WORLD


Germany reports daily record of 294,931 new COVID-19 infections

Baku, March 17, AZERTAC

Germany on Thursday reported a record number of daily coronavirus cases with nearly 300,000 new infections, according to Anadolu Agency.

The Robert Koch Institute (RKI), the country’s disease control agency, confirmed 294,931 new COVID-19 cases, the highest rate registered since the pandemic began in early 2020.

Health authorities reported 278 coronavirus-related fatalities on Thursday, up from 259 deaths on the same day last week. Experts are warning that upward trend in new cases could signify the country might be heading towards a new wave of the virus. The relaxation of anti-coronavirus measures last month and the spread of the highly contagious omicron sub-variant BA.2 were the main factors driving the spike in cases.

The new subtype, which is more transmissible than the initial omicron strain BA.1, now accounts for more than 48% of sequenced coronavirus cases in the country, according to the RKI. Despite the surge in infections, the majority of new cases have been mild so far, not requiring hospitalization.

On Wednesday, 2,168 coronavirus patients were admitted to hospitals, while nearly 2,300 patients with COVID-19 were receiving treatment in intensive care units, where more than 2,800 beds were free. According to experts, Germany’s high vaccination coverage among the elderly has been effective in preventing COVID-related hospitalization despite the fresh surge in infections.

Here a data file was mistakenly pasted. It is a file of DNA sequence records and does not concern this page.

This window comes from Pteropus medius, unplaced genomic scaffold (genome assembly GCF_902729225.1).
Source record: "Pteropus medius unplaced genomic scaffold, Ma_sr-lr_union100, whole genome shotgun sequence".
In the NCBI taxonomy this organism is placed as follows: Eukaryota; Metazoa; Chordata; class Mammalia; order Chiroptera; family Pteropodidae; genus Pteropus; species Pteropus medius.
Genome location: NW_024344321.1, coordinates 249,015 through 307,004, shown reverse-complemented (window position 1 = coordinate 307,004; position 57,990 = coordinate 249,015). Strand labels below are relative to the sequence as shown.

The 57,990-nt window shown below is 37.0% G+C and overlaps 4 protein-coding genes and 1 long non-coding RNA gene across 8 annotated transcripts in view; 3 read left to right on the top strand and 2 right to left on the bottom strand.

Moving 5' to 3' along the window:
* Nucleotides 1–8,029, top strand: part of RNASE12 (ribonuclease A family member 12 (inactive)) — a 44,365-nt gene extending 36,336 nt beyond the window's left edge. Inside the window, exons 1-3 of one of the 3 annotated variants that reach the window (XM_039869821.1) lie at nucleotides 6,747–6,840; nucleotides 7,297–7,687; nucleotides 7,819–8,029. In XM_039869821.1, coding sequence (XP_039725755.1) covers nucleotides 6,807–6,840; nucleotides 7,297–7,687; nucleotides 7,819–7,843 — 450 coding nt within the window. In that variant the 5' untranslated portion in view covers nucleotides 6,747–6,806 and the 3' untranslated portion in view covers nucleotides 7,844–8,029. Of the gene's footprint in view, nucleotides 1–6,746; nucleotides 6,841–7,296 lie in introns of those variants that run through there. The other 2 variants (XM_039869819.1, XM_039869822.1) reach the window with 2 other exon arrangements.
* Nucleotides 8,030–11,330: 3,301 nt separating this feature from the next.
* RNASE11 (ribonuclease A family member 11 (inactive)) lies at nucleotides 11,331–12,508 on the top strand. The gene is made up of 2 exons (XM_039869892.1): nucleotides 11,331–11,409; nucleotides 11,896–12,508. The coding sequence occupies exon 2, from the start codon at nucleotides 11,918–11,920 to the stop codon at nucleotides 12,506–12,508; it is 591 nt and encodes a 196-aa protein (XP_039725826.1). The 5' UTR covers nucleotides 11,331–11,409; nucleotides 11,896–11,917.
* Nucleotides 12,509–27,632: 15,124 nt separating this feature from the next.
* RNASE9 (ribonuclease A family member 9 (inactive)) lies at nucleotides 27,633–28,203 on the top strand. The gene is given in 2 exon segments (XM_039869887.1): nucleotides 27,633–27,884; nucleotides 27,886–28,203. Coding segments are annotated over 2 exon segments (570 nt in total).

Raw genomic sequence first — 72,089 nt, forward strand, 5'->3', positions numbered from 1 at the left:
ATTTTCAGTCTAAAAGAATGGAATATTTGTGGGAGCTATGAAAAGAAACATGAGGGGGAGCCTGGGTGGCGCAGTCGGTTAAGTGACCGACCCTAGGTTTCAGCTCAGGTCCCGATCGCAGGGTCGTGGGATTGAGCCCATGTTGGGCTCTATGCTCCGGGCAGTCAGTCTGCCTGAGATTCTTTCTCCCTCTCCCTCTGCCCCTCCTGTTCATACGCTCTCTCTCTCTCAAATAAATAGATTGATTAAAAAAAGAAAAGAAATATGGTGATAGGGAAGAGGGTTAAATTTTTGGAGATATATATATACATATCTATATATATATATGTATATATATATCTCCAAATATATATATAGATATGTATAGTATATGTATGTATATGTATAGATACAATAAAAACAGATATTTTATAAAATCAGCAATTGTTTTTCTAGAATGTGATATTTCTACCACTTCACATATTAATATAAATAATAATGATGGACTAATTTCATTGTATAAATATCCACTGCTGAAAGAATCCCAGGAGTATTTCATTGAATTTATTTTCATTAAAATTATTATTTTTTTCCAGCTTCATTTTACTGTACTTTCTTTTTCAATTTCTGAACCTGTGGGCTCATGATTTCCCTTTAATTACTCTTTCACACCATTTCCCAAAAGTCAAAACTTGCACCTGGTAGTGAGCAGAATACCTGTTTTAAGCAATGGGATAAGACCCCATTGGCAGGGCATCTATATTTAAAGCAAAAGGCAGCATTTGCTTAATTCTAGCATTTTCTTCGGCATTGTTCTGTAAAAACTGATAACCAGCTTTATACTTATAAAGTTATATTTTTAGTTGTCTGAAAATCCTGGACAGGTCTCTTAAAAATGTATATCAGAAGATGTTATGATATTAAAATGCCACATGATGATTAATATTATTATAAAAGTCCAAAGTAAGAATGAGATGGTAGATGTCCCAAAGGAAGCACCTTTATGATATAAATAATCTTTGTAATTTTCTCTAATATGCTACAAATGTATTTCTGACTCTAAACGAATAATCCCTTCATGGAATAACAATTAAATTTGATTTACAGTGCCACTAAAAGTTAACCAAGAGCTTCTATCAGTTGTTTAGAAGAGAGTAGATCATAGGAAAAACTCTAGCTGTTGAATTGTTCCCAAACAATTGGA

Nearly 89% of people aged 60 and above are fully vaccinated, and 78% of them have also received a booster dose, according to the latest figures. But still, more than 2 million people in this age group are unvaccinated and a major concern for health authorities. Germany is among the countries hardest hit by the coronavirus pandemic in Western Europe, with one of the highest caseloads in the region, just behind France and the UK.

The country of 83 million has reported nearly 18 million infections and 126,420 deaths since the start of the pandemic.

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